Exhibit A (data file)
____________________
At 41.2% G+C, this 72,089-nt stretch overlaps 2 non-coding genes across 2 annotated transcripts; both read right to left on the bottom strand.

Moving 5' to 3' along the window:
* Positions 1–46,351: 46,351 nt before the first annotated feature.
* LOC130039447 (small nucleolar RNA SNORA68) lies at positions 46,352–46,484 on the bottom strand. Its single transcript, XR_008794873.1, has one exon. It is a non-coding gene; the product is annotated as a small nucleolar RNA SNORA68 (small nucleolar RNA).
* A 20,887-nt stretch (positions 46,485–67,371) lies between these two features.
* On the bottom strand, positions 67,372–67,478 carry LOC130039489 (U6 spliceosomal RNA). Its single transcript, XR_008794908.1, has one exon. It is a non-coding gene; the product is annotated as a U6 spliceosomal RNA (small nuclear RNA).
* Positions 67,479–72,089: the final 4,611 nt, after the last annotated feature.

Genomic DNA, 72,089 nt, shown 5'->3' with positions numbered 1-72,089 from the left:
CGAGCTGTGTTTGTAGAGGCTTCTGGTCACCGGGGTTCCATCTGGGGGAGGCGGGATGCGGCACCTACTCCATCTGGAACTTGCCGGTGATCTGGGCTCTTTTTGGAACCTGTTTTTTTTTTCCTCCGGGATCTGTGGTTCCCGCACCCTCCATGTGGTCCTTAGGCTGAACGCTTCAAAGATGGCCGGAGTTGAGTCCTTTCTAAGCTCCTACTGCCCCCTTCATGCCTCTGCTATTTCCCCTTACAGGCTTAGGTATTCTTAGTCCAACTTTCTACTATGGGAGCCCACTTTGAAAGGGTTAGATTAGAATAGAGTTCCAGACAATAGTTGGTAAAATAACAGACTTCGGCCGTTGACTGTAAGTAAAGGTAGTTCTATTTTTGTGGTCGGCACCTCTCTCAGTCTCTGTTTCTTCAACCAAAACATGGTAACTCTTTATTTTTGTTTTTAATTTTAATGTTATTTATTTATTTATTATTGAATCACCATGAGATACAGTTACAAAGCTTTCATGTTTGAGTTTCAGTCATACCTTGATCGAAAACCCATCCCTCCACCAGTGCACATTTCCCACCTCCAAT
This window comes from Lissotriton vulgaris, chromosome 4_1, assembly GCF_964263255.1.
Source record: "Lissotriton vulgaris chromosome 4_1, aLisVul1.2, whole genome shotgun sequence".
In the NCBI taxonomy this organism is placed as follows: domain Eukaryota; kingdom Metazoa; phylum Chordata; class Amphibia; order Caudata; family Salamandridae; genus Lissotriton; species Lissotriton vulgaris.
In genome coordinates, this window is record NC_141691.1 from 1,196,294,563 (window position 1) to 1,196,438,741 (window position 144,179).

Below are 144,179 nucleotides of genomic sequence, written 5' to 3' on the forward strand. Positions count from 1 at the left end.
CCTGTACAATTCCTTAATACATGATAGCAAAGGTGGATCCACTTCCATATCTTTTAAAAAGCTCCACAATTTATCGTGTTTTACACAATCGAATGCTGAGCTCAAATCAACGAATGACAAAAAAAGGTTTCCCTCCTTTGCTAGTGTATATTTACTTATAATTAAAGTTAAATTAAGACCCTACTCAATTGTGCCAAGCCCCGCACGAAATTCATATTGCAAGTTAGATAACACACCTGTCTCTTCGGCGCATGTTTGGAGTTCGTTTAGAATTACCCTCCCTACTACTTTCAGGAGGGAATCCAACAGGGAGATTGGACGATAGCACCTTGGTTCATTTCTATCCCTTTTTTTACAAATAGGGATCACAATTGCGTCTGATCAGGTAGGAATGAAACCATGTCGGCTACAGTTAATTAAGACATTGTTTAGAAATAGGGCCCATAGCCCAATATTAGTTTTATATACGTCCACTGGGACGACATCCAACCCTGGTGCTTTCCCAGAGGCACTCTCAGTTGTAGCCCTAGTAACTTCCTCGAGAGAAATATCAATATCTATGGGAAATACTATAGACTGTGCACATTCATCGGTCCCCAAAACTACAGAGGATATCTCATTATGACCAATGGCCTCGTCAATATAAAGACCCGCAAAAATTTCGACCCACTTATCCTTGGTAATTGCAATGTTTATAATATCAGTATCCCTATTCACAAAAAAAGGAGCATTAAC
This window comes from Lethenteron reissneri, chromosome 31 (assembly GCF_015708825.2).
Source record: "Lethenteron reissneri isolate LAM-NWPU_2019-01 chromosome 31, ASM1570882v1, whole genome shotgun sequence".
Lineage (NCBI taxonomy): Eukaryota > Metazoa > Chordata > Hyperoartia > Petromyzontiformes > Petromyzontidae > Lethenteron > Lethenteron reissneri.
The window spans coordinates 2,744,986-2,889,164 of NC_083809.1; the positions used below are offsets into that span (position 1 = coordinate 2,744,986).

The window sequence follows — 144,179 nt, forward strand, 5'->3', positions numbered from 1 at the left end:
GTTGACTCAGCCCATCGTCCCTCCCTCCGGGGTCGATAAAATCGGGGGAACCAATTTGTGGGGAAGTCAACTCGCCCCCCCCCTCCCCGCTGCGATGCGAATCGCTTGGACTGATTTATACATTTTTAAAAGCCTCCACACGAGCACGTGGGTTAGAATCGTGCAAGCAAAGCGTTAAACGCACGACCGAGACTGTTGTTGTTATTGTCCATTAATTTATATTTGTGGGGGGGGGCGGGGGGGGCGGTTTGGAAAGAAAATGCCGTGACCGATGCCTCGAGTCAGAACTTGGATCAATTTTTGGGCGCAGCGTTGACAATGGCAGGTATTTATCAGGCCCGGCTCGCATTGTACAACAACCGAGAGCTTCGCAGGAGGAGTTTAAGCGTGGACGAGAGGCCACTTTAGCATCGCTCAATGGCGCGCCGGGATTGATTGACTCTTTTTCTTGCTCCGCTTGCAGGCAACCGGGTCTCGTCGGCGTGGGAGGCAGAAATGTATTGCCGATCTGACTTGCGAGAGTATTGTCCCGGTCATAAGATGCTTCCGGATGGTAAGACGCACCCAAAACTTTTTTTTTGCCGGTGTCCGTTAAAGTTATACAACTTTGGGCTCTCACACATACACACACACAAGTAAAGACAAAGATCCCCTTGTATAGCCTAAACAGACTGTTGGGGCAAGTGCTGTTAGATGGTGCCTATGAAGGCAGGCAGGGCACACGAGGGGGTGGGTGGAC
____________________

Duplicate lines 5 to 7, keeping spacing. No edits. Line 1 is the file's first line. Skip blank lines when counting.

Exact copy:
* A 20,887-nt stretch (positions 46,485–67,371) lies between these two features.
* On the bottom strand, positions 67,372–67,478 carry LOC130039489 (U6 spliceosomal RNA). Its single transcript, XR_008794908.1, has one exon. It is a non-coding gene; the product is annotated as a U6 spliceosomal RNA (small nuclear RNA).
* Positions 67,479–72,089: the final 4,611 nt, after the last annotated feature.